Lawyers of the Judicial Service of Ghana have cautioned all media houses in the country to desist from publishing hateful, indecent and offensive statements against judges.
Their concern, they say “arises from the publication and/or permitting the publication of a series of incendiary, hateful and offensive statements, and speeches on their various platforms against the Justices.
“This concern has been heightened by the flurry of statements and speeches directed at our client’s Justices, especially after the commencement of hearing of the election petition in the suit intituled John Dramani Mahama v Electoral Commission & Nana Addo,” the statement read.
In the letter addressed to all media houses in the country, the legal counsel noted that publishing hateful and offensive stories against adjudicators threaten the democracy and peaceful nature of the country.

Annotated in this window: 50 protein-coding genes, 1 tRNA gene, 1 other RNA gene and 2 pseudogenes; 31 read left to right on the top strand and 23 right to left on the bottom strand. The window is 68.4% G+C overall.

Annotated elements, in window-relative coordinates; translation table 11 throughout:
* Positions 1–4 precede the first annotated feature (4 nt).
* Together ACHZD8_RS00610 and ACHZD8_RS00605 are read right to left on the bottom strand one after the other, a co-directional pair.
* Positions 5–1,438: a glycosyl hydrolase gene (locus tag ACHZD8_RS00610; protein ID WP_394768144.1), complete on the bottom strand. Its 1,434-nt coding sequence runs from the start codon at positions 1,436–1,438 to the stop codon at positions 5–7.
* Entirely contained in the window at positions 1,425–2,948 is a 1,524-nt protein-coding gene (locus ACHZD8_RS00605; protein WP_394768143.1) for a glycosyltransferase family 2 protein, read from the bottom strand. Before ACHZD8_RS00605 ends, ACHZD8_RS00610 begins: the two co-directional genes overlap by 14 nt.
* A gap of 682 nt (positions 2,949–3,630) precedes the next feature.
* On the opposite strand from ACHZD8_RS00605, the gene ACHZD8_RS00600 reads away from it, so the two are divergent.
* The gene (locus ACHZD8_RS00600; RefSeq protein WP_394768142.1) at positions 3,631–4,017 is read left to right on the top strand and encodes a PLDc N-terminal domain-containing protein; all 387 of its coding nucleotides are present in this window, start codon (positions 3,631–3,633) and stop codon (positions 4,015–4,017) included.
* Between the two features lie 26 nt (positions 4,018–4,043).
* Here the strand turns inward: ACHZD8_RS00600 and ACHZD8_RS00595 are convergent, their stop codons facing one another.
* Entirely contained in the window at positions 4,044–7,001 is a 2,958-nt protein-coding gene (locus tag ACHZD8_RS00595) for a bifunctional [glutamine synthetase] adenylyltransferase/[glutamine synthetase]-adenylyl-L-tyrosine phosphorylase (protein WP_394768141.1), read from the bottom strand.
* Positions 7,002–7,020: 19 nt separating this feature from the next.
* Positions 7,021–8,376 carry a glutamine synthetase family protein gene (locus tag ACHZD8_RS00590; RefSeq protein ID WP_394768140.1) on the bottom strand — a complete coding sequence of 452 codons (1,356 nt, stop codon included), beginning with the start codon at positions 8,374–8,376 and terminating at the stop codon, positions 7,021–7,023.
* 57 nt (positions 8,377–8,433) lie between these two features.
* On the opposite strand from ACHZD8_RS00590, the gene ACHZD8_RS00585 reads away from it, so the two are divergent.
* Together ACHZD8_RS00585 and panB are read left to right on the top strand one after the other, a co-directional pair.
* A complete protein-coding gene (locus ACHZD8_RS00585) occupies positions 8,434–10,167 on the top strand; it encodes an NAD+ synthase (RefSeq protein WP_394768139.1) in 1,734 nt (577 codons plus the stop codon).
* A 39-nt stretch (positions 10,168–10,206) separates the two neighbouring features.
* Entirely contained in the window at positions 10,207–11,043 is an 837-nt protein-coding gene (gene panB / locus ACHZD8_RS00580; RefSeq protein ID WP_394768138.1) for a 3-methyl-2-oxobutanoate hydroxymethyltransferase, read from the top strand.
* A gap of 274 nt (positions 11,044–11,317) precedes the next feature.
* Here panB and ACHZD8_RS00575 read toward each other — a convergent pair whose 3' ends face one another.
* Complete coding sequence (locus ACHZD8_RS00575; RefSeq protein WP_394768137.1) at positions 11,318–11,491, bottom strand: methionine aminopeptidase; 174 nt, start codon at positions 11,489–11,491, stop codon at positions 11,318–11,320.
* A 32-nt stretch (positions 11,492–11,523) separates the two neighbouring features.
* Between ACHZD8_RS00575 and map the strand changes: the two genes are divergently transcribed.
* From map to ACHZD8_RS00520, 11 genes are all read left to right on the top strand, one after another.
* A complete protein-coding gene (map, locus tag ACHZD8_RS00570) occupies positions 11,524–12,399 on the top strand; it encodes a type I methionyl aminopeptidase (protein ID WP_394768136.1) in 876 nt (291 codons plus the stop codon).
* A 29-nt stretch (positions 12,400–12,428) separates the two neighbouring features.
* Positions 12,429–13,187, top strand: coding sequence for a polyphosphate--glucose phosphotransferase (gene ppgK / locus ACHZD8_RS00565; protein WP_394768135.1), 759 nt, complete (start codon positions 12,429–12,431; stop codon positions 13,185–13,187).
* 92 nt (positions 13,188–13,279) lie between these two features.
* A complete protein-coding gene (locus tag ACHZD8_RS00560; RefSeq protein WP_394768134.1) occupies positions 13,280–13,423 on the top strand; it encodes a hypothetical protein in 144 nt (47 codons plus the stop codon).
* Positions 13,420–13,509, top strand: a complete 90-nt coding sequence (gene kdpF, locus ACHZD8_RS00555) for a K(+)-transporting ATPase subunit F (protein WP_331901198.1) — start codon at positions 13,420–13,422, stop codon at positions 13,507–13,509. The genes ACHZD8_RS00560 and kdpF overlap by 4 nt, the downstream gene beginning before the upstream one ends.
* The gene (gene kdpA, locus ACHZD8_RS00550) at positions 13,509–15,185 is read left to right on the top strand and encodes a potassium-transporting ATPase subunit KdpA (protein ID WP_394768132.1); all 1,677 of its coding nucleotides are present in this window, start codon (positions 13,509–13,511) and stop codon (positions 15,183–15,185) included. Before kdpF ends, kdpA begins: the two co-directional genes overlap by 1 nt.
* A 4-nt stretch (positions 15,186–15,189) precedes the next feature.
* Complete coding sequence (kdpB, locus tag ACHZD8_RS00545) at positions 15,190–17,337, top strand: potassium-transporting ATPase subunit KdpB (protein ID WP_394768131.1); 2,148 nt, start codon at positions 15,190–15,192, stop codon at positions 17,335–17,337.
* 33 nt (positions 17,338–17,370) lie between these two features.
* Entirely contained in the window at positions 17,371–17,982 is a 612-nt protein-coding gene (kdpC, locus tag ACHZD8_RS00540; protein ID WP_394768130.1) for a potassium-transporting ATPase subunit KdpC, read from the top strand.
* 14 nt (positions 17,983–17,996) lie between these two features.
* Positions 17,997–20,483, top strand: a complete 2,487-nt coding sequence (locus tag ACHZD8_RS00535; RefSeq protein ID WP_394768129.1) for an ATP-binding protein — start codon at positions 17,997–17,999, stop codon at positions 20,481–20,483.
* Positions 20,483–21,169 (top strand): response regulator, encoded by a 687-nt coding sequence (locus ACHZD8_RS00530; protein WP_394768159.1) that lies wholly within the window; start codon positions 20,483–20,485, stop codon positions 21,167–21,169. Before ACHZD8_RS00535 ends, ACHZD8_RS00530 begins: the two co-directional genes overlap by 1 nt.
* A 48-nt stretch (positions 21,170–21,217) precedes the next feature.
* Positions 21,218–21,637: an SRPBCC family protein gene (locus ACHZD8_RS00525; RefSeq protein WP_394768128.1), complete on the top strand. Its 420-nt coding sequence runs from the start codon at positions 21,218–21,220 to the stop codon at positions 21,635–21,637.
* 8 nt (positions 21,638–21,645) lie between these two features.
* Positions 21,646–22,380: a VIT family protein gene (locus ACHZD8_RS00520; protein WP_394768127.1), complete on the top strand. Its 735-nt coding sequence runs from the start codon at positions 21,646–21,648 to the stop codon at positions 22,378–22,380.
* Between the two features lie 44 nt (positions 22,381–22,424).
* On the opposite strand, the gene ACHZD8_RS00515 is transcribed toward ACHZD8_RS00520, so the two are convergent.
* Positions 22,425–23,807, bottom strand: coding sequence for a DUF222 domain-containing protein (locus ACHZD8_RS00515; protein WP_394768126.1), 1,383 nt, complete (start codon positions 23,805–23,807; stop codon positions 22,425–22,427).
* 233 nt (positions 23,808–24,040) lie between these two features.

It further stated that some of these “publications directly insinuate that the decisions of the Justices presiding over the matter are motivated by factors outside legal principles and proper judicial consideration”.
Of further concern to the justices is the fact that “The focus of the statements and speeches therefore patently insinuate that… the decisions are motivated by corrupt factors and devoid of any legal justification and/or reasoning.”
It has, therefore, cautioned media houses that these “statements and speeches interfere with the due administration of justice as Justices of our client are threatened with ominous consequences following their decisions which do not meet the expectations of some members of the society.
“The statements and speeches bring the administration of justice into disrepute as unsuspecting Ghanaians are being deliberately misinformed and manipulated to believe that the justice system is perverted and lacking in credibility,” the letter read.
In conclusion, it drew the attention of the media to the Ghanaian population which “consists largely of uneducated or not very well-informed people”, as such “it is necessary to take a stricter view of what criticism may be allowed of the justice system”, because “although the administration of justice must suffer the respectful though outspoken [not inciteful, hateful or spiteful] comments of ordinary men, it must not be adversely interfered with and/or brought into dispute”.